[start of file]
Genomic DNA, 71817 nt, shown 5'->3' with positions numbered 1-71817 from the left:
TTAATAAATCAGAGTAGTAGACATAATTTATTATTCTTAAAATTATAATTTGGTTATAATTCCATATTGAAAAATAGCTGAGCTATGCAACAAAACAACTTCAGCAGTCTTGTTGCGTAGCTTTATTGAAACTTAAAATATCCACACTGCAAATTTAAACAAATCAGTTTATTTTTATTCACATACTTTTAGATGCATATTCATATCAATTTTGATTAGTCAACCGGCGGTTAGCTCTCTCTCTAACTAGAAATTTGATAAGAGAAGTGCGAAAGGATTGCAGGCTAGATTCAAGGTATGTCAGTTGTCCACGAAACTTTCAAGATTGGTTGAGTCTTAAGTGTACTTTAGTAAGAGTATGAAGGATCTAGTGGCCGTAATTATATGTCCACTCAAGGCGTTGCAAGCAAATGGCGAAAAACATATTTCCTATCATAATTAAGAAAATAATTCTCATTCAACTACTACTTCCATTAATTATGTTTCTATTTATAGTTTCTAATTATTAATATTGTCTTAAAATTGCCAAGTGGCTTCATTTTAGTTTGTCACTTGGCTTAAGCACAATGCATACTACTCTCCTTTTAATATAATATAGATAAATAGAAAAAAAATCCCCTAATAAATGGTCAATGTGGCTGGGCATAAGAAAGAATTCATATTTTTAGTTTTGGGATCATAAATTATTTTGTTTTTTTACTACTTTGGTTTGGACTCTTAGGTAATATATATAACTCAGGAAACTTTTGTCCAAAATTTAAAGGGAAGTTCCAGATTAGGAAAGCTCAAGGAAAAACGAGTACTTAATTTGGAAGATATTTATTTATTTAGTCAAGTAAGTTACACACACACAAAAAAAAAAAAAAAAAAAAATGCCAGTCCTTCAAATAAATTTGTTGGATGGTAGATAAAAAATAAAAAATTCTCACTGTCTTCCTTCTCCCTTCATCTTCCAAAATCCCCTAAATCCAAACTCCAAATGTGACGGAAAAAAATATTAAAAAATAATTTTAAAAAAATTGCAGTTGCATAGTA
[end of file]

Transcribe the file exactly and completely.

Genomic DNA, 71817 nt, shown 5'->3' with positions numbered 1-71817 from the left:
TTAATAAATCAGAGTAGTAGACATAATTTATTATTCTTAAAATTATAATTTGGTTATAATTCCATATTGAAAAATAGCTGAGCTATGCAACAAAACAACTTCAGCAGTCTTGTTGCGTAGCTTTATTGAAACTTAAAATATCCACACTGCAAATTTAAACAAATCAGTTTATTTTTATTCACATACTTTTAGATGCATATTCATATCAATTTTGATTAGTCAACCGGCGGTTAGCTCTCTCTCTAACTAGAAATTTGATAAGAGAAGTGCGAAAGGATTGCAGGCTAGATTCAAGGTATGTCAGTTGTCCACGAAACTTTCAAGATTGGTTGAGTCTTAAGTGTACTTTAGTAAGAGTATGAAGGATCTAGTGGCCGTAATTATATGTCCACTCAAGGCGTTGCAAGCAAATGGCGAAAAACATATTTCCTATCATAATTAAGAAAATAATTCTCATTCAACTACTACTTCCATTAATTATGTTTCTATTTATAGTTTCTAATTATTAATATTGTCTTAAAATTGCCAAGTGGCTTCATTTTAGTTTGTCACTTGGCTTAAGCACAATGCATACTACTCTCCTTTTAATATAATATAGATAAATAGAAAAAAAATCCCCTAATAAATGGTCAATGTGGCTGGGCATAAGAAAGAATTCATATTTTTAGTTTTGGGATCATAAATTATTTTGTTTTTTTACTACTTTGGTTTGGACTCTTAGGTAATATATATAACTCAGGAAACTTTTGTCCAAAATTTAAAGGGAAGTTCCAGATTAGGAAAGCTCAAGGAAAAACGAGTACTTAATTTGGAAGATATTTATTTATTTAGTCAAGTAAGTTACACACACACAAAAAAAAAAAAAAAAAAAAATGCCAGTCCTTCAAATAAATTTGTTGGATGGTAGATAAAAAATAAAAAATTCTCACTGTCTTCCTTCTCCCTTCATCTTCCAAAATCCCCTAAATCCAAACTCCAAATGTGACGGAAAAAAATATTAAAAAATAATTTTAAAAAAATTGCAGTTGCATAGTA